"I did not. I only--"

"You could have been a mile away by this time. Nanny wanted more water."

Babbie scrutinized the minister sharply as she made this statement. Surely her conscience troubled her, for on his not answering immediately she said, "Do you presume to disbelieve me? What could have made me return except to fill the pans again?"

"Nothing," Gavin admitted eagerly, "and I assure you---"

Babbie should have been grateful to his denseness, but it merely set her mind at rest.

"Say anything against me you choose," she told him. "Say it as brutally as you like, for I won't listen."

She stopped to hear his response to that, and she looked so cold that it almost froze on Gavin's lips.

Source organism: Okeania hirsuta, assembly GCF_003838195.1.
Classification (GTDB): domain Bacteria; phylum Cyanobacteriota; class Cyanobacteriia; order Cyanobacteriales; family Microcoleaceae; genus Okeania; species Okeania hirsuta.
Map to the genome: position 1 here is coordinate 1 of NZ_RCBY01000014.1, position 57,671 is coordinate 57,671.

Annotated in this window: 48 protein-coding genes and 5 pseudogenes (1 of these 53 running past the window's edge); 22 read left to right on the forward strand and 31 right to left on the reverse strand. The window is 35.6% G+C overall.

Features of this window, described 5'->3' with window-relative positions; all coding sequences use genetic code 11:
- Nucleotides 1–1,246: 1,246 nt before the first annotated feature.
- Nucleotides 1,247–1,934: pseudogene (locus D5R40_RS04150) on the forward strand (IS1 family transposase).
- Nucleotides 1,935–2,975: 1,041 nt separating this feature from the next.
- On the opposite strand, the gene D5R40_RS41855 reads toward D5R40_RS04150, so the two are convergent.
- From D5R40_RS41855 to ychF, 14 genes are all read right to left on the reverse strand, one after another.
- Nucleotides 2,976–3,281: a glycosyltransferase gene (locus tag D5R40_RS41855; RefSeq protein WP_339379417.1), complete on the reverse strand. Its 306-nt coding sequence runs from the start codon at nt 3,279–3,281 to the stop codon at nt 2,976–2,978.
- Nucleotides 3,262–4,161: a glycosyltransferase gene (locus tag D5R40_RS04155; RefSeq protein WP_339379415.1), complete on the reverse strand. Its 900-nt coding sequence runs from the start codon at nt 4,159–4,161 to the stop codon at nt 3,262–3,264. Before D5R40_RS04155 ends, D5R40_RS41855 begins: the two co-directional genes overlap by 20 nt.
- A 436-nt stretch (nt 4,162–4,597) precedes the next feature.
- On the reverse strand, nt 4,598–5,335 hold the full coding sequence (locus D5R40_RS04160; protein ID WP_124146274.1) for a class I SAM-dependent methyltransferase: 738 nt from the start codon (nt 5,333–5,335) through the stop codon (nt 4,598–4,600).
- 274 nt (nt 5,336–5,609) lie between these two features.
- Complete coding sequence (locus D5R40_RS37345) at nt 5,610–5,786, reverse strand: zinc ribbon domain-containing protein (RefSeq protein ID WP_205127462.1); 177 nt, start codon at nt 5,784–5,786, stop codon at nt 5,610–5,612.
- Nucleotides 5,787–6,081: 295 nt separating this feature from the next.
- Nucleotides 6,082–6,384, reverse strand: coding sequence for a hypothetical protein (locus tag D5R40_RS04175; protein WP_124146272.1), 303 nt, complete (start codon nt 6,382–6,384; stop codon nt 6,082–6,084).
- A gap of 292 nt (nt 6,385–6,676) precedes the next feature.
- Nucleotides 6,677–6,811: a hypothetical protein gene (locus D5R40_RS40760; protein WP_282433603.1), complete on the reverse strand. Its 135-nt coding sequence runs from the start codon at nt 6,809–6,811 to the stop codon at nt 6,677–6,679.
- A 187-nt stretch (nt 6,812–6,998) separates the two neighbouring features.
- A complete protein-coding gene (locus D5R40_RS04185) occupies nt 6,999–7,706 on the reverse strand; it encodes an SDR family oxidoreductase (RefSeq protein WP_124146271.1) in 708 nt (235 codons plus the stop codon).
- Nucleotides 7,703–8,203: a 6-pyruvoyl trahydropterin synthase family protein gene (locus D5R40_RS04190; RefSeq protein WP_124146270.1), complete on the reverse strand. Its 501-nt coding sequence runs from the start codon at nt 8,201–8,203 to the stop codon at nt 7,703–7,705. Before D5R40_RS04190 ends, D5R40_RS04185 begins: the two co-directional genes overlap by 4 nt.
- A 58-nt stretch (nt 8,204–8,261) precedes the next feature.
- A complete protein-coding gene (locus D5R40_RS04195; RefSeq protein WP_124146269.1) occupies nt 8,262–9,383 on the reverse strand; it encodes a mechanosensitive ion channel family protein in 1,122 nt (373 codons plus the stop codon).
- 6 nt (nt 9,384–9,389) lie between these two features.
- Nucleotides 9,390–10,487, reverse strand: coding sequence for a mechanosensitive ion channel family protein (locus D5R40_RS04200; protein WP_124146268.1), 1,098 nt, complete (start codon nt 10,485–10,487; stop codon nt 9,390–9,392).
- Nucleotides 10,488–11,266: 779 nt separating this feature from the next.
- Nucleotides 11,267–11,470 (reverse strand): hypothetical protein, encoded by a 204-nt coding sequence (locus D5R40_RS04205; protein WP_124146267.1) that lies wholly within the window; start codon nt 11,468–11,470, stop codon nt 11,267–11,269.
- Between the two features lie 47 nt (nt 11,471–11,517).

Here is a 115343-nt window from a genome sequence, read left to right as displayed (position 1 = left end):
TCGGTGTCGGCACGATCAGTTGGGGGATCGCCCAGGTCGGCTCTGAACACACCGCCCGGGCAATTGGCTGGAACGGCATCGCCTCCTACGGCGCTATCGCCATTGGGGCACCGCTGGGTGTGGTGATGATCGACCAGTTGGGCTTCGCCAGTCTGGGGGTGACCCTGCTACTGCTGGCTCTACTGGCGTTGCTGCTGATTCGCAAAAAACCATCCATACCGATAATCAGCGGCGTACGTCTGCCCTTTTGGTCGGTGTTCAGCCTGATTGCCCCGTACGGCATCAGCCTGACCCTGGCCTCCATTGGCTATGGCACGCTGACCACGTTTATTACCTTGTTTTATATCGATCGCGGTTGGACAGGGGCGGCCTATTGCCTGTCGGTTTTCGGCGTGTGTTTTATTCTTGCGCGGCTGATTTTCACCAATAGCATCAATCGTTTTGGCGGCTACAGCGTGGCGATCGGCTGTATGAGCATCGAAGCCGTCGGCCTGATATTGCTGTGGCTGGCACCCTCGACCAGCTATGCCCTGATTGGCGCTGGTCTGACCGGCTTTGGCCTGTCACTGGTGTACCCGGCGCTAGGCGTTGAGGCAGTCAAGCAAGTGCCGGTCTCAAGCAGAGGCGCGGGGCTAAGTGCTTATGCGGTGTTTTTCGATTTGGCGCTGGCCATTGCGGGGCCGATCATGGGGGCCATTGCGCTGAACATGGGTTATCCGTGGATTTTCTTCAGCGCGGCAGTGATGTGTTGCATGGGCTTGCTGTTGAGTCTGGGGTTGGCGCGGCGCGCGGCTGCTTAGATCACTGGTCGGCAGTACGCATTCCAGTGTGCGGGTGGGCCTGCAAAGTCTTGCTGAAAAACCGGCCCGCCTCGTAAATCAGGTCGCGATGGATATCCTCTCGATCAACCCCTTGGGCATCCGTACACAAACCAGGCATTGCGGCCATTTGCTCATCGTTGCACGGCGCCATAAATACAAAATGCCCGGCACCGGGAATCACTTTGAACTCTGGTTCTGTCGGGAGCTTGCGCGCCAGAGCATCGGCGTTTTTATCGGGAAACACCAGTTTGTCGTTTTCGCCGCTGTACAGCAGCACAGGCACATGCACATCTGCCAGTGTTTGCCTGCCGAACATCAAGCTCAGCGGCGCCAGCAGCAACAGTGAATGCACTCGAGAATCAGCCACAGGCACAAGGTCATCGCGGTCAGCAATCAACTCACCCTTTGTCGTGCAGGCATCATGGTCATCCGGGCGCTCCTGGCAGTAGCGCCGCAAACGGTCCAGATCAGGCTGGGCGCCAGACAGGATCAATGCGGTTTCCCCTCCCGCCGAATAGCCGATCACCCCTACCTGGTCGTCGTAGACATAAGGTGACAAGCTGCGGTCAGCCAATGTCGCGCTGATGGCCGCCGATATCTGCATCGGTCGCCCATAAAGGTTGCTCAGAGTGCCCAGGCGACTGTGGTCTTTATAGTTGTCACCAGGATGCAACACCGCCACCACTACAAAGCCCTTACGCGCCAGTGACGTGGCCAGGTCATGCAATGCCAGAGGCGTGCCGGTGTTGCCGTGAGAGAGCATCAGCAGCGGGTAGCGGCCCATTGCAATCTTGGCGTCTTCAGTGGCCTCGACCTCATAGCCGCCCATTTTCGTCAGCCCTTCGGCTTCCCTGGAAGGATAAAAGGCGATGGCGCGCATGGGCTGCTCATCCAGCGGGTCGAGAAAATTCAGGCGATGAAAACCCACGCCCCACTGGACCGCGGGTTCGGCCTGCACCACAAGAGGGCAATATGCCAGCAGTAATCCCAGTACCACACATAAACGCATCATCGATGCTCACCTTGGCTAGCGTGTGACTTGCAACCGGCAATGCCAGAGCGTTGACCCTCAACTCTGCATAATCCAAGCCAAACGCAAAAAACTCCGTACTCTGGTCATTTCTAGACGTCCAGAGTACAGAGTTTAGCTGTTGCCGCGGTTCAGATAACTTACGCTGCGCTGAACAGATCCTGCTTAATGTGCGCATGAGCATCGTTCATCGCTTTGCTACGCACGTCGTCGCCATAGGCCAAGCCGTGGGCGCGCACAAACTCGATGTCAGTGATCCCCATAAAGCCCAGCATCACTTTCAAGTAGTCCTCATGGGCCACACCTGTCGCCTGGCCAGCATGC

"I had no right," he said dolefully, "to speak to you as I did."

"You had not," answered the proud Egyptian. She was looking away from him to show that his repentance was not even interesting to her. However, she had forgotten already not to listen....

She was very near him, and the tears had not yet dried on her eyes. They were laughing eyes, eyes in distress, imploring eyes. Her pale face, smiling, sad, dimpled yet entreating forgiveness, was the one prominent thing in the world to him just then. He wanted to kiss her. He would do it as soon as her eyes rested on his, but she continued without regarding him.

"How mean that sounds! Oh, if I were a man I would wish to be everything that I am not, and nothing that I am. I would scorn to be a liar, I would choose to be open in all things, I would try to fight the world honestly. But I am only a woman, and so--well, that is the kind of man I would like to marry."

"A minister may be all these things," said Gavin breathlessly.